“No one ever says to me, ‘I feel really disconnected from my home,'” Zeira said. “People have jobs to do and they need devices to do it. That’s what we should provide.”

13 Responses to “Belkin looks at the smart home and doesn’t see a place for hubs”

  1. Konstantin Bogun

    I surprised of your point of view, or your advisers that contributed this evaluations. Really, Router + Smart Hub = new decision for all wirelesss technologies in one bag. It is very simple and clear, but its first article which covered this thought.

  2. Yuval Lachman

    Absolutely agree with the concept that ” for the mainstream consumer, the smart home hub features will eventually be folded into a router”. The routers should also take care for the secure remote access to all of the THINGS connected to it. I think we will start seeing more and more routers adopting the Open WRT, DD-WRT or others open source operating systems that allows establishing a secure data encrypted channel like SSH or Open VPN which support the port forwarding to be done at the cloud instead of inside the router. This actually will allow the mainstream consumer to get a seamless plug & play feel for the connectivity between their smart products and their router home gateway. No need to do all the hard and complicated work of setting and configuring the routers…

    • Joe Schmelzer

      Interesting. I see both advantages and disadvantages of that architecture…

      Example, one of the benefits of a localized architecture is the avoidance of the WAN connection, and all that entails. (Like the NEED for a WAN connection…)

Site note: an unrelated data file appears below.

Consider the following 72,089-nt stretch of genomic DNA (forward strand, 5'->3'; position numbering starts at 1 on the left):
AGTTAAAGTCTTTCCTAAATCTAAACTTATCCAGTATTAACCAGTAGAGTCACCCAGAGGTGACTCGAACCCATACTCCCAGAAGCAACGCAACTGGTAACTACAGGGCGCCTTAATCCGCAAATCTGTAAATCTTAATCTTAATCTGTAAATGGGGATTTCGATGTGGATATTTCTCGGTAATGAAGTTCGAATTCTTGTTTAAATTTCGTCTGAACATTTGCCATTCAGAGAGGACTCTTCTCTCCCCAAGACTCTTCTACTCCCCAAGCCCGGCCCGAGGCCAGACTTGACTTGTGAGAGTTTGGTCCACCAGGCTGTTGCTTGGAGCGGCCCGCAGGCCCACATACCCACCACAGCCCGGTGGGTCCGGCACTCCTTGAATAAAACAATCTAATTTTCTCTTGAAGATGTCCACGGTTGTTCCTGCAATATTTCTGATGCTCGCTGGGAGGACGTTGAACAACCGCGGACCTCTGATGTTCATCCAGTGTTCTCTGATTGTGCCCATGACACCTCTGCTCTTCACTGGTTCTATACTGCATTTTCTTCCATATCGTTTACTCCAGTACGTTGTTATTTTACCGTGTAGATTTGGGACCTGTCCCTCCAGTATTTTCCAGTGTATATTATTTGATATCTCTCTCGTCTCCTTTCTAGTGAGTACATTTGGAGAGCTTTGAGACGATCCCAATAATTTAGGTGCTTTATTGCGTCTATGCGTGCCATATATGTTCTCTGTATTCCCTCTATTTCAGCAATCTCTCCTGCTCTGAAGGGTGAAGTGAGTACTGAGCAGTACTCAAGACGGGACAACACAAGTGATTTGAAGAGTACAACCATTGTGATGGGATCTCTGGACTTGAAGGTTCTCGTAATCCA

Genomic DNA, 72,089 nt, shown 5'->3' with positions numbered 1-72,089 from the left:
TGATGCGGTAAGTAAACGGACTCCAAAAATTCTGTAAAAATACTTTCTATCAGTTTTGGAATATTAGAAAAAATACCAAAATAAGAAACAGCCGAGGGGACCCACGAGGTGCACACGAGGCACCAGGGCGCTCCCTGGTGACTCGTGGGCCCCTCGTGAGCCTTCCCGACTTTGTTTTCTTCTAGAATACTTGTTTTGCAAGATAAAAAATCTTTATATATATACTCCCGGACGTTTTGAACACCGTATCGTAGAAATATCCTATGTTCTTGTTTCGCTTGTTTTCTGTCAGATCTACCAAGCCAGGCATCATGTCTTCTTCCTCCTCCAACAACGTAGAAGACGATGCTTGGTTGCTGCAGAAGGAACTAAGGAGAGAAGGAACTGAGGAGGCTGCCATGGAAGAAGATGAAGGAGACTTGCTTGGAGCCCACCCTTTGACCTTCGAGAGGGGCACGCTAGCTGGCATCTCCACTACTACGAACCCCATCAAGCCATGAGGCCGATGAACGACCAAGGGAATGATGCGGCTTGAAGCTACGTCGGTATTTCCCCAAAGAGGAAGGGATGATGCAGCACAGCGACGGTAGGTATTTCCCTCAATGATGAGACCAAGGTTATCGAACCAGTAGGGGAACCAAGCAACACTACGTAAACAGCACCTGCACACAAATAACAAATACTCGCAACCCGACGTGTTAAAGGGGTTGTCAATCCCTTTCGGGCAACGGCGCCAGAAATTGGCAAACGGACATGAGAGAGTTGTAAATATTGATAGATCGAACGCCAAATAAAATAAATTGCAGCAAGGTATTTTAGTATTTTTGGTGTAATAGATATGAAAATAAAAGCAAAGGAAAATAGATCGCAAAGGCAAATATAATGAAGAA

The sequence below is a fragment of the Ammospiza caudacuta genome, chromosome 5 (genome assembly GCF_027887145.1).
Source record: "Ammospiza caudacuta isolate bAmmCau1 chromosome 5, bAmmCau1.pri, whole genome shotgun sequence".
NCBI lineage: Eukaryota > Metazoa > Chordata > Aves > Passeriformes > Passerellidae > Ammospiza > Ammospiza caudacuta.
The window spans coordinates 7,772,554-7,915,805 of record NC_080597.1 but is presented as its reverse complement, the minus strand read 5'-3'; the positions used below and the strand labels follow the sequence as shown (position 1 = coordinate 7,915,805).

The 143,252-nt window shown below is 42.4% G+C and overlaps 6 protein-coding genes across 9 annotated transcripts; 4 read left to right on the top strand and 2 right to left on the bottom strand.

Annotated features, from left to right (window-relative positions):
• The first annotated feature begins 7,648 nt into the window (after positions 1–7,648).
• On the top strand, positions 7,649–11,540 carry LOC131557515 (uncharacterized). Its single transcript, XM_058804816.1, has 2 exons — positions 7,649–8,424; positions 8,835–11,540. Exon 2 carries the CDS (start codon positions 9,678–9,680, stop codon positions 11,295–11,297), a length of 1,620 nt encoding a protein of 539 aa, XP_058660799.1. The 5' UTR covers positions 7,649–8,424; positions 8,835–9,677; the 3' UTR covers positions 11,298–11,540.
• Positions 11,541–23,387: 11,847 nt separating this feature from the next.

3. Martin T. Focazio

    I feel old and grumpy because I think that the whole IOT world is a security disaster, and hubs represent at least a line of defense that can be implemented to mitigate the risks of directly-connected devices. I’ve already had my dose of security reality with directly connected to the internet IOT devices via the Belkin WeMo line – it had deep and easily exploited security flaws that they ignored and then were slow to fix. While I really enjoyed being able to water my garden while on vacation by turning on an irrigation pump, I did not enjoy a device that was effectively opening up a hole into my home network. Hub functionality in an upgradeable router that handles both TCP IP and IOT device communication protocols is more likely. Eventually, as we move to IP v6 (well, maybe some day) we’ll get to a point where each connected home will need have the rough equivalent of a windows domain controller and it will be sort of like part of the HVAC systems – just another appliance, this one managing the home network services and devices. You won’t mess with it often, it will sit there blinking most of the time, but like a furnace, it plays a huge part in your home. This home gateway (not a “hub”) would serve as the firewall for all the stupid IOT devices that will never be able to defend themselves from outside attacks and will never, ever be patched as well as serving as a way of managing the users and other smarter devices hanging off the network. But right now? Right now IOT, hubs or no hubs, is roughly like “Going Online” in 1990. You picked a service (AOL, Compuserve, GEnie, Prodigy) and you were stuck with their software, their services and their cost models. Until I can pick an iOT light switch based on HOW IT LOOKS not how it works it’s going to be a nerd market only.